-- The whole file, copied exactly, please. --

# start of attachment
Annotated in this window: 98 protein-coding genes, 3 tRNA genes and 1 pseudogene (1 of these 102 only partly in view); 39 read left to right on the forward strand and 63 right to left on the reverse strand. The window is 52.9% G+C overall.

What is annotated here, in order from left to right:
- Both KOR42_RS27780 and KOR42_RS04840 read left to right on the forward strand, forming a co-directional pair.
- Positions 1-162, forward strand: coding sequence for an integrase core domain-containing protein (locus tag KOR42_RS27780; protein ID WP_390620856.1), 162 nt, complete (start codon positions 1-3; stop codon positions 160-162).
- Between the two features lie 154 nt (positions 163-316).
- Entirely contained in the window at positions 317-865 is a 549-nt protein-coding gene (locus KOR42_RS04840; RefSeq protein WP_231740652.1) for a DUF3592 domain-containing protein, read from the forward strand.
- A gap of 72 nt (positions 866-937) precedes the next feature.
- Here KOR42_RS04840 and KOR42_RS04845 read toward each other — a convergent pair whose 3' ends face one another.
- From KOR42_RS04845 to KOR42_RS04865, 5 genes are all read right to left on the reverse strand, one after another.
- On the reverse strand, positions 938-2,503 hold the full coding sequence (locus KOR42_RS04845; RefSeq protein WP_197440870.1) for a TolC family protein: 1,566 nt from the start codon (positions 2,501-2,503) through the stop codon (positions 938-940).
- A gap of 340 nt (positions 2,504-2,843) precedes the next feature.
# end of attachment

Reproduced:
Annotated in this window: 98 protein-coding genes, 3 tRNA genes and 1 pseudogene (1 of these 102 only partly in view); 39 read left to right on the forward strand and 63 right to left on the reverse strand. The window is 52.9% G+C overall.

What is annotated here, in order from left to right:
- Both KOR42_RS27780 and KOR42_RS04840 read left to right on the forward strand, forming a co-directional pair.
- Positions 1-162, forward strand: coding sequence for an integrase core domain-containing protein (locus tag KOR42_RS27780; protein ID WP_390620856.1), 162 nt, complete (start codon positions 1-3; stop codon positions 160-162).
- Between the two features lie 154 nt (positions 163-316).
- Entirely contained in the window at positions 317-865 is a 549-nt protein-coding gene (locus KOR42_RS04840; RefSeq protein WP_231740652.1) for a DUF3592 domain-containing protein, read from the forward strand.
- A gap of 72 nt (positions 866-937) precedes the next feature.
- Here KOR42_RS04840 and KOR42_RS04845 read toward each other — a convergent pair whose 3' ends face one another.
- From KOR42_RS04845 to KOR42_RS04865, 5 genes are all read right to left on the reverse strand, one after another.
- On the reverse strand, positions 938-2,503 hold the full coding sequence (locus KOR42_RS04845; RefSeq protein WP_197440870.1) for a TolC family protein: 1,566 nt from the start codon (positions 2,501-2,503) through the stop codon (positions 938-940).
- A gap of 340 nt (positions 2,504-2,843) precedes the next feature.